THE THREAT OF THE NEWS
I read the news. The planet swarms with
unwanted this or heaven-forbid that,
and evolutionÕs on the skids of course
while another creature goes extinct.
No place for my innocence.
Not when seas glow dusky pink at dawn.
For the sun canÕt help itself,
shines on murk and greenery,
slime and snowy heron alike,
despite the earth's ruptured ozone layer,
oil pipes that bubble and spit beneath Gulf waters,
asphalt that scars the globe.
And the breeze blows anyhow,
whistles its showtunes to the elder and red winterberries
as much as to beheaded hills, top soil disturbances,
for its purpose is ebullience.
Same as mine. So I ignore
tanker slicks and greasy seabirds,
waters stained by splotches of mercury,
rivers glowing radioactive, feral cats
devouring birdlife, introduced fish species
fouling streams, and shorelines glittering
like the jewelry of those who make a buck off this.
I dig for a more positive story.
Here, at the pond, the zip of dragonflies,
painted turtles warming on a log,
the croak of frogs from deep below sound.
Sure the news is coming for this place.
But itÕs not here yet. I am.
RACCOON ON A LEASH
A woman walks a raccoon
on a leash
down Main Street.
Its four legs trot quickly
to keep up with her two.
The pair dart up the wide concrete steps
of St. Andrews.
ItÕs the annual blessing of the animals.
That black-masked creature
takes its place among various canines, felines,
even a bird in a cage.
ItÕs a warm dry morning
and the al fresco brunch diners
are amazed at the calm demeanor
of that wild creature,
how willingly it glides by
the smell of eggs and bacon
without turning a head.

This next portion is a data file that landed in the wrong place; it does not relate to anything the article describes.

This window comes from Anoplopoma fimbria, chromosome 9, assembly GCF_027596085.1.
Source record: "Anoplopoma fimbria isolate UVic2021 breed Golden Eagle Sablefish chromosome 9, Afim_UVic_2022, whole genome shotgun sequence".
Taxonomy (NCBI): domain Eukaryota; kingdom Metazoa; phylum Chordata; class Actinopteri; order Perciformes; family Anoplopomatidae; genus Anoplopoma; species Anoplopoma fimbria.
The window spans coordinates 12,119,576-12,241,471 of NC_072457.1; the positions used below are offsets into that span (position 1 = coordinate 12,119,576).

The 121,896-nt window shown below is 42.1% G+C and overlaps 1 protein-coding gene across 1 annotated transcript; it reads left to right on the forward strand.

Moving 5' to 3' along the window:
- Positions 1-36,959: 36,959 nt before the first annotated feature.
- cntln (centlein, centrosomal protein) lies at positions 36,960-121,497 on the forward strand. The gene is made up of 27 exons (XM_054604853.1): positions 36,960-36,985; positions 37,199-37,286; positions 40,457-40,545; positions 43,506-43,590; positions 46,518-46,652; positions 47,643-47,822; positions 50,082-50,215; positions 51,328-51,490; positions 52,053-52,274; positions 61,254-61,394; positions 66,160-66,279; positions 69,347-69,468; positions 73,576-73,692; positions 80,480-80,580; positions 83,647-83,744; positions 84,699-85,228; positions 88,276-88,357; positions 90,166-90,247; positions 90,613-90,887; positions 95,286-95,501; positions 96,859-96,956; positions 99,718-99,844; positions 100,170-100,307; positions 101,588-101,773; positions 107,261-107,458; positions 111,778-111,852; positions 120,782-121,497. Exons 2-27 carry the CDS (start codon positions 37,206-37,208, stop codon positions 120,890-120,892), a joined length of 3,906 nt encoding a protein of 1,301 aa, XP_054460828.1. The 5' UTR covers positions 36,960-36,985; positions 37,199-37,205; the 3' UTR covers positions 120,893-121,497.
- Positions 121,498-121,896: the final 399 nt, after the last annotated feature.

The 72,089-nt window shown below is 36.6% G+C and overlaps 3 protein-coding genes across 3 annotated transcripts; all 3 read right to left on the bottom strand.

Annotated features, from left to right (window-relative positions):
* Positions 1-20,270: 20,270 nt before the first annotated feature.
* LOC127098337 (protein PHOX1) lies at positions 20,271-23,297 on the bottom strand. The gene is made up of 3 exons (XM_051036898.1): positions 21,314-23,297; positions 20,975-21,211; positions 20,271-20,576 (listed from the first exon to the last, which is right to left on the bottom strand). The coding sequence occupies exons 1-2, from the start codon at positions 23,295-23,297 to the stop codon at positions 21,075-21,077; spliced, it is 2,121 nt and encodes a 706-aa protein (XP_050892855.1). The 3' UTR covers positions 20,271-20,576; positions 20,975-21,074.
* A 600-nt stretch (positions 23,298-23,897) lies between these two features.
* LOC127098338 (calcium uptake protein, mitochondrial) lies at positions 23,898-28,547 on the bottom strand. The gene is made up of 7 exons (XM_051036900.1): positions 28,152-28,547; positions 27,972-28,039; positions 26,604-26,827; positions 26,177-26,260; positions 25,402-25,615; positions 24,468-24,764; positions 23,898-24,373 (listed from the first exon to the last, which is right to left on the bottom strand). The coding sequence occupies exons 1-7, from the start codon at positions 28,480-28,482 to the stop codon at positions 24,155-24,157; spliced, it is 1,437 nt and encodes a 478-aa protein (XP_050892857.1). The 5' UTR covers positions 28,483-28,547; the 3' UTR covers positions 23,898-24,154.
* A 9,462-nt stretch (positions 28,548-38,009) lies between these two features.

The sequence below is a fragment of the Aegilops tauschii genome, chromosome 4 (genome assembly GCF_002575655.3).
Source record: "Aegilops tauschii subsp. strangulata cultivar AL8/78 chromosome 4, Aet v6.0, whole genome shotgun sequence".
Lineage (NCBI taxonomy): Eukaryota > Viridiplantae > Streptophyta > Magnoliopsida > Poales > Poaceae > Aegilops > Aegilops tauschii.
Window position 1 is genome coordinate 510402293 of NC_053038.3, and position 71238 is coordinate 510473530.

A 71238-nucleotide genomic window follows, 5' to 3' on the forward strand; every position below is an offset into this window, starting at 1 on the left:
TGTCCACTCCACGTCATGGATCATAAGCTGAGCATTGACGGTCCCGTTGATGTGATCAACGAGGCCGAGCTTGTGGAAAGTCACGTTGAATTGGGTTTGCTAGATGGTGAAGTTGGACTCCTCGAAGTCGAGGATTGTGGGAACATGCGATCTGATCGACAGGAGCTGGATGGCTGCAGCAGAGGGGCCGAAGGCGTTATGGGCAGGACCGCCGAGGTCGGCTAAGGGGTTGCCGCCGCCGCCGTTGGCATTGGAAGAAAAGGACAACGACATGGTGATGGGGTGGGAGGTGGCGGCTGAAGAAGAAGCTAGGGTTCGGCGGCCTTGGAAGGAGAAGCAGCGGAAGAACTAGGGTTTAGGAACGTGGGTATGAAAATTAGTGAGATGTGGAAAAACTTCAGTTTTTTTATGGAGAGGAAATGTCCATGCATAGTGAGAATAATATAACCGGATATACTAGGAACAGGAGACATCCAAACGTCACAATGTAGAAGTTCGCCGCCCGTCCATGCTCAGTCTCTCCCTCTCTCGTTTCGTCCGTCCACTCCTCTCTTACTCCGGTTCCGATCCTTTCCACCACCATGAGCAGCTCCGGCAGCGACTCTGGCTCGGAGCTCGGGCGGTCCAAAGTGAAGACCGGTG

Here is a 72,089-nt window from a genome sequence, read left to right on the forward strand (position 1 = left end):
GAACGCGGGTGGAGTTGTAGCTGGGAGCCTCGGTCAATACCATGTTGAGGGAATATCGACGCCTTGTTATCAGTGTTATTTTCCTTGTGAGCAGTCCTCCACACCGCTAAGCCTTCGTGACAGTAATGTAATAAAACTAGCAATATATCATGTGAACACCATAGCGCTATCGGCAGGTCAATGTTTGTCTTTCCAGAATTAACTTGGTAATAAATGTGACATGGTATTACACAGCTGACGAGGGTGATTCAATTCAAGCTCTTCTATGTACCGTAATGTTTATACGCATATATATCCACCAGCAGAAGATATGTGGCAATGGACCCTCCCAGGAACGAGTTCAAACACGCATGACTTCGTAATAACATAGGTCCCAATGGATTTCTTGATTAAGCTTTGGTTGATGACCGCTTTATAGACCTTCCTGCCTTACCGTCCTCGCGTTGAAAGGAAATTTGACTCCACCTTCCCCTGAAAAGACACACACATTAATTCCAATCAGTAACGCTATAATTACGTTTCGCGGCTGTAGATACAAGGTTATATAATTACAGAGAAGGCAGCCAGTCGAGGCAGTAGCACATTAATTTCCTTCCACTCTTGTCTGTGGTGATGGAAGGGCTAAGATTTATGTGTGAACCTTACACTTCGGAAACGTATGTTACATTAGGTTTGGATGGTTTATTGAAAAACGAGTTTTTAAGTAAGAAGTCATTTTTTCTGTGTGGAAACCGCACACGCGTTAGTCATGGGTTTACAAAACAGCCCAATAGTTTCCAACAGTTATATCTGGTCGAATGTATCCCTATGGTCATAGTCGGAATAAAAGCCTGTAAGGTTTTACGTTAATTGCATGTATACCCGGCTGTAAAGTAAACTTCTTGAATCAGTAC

The rectorÕs invocation
is broad enough to include all.
takes novelty in its stride.
But the secular world
almost chokes on its bloody marys.
When I was young,
two guys walking down that same street
would have had patrons and congregation
Same as a black man and white woman.
Now it takes a raccoon and companion
and, by the time of its return journey,
no one even gives it a second look.
No, the woman and racoon
are not prejudiceÕs last holdout.
TheyÕre merely something you donÕt see every day.
It just gets easier when you do.
DOGS RUNNING FREE
But they donÕt.
Not on this dusty street.
TheyÕre all so skinny,
their skeletons show.
Even though thereÕs a pack of them,
When youÕre that hungry, that thirsty,
thereÕs no such thing as company.
They scour trash bushels
and lick the ground
for anything near-invisible
TheyÕre survivors at least.
Or maybe they just
hide the dead ones.
My own freedomÕs
been like theirs mostly.
I might have looked
as if I could do anything,
that I wanted.
But wherever I was
felt like the only place
I could ever be.
The dogs are like that.
Sure, they run this way and that.
They get out of my way
or they make me go around.
But thereÕs no choice involved.
IÕm no different than most.
There are times,
when I see those dogs
and wish I could run free like that.
But, as long as IÕm stuck in this life of mine,
I do already.
He died of an overdose –
where I am now amid his paintings,
logarithms in oil,
their filiations daring me yet.
His was another life in the city
unidentified but for his work,
this unrepentant studio,
his unmapped space, his island.
Something new is on the way –
condominiums most likely.
Evictions all around.
He wasnÕt strong enough for it.
Death saps all activity, private and public,
In its place, a chill, a blight.
Except here in the sinews of the canvas -
the otherness of its author yet awhile.
© John Grey
Bio: John Grey is an Australian poet, US resident, recently published in Orbis, Dalhousie Review and Connecticut River Review. Latest books, "Leaves on Pages" and "Memory Outside the Head" are available through Amazon.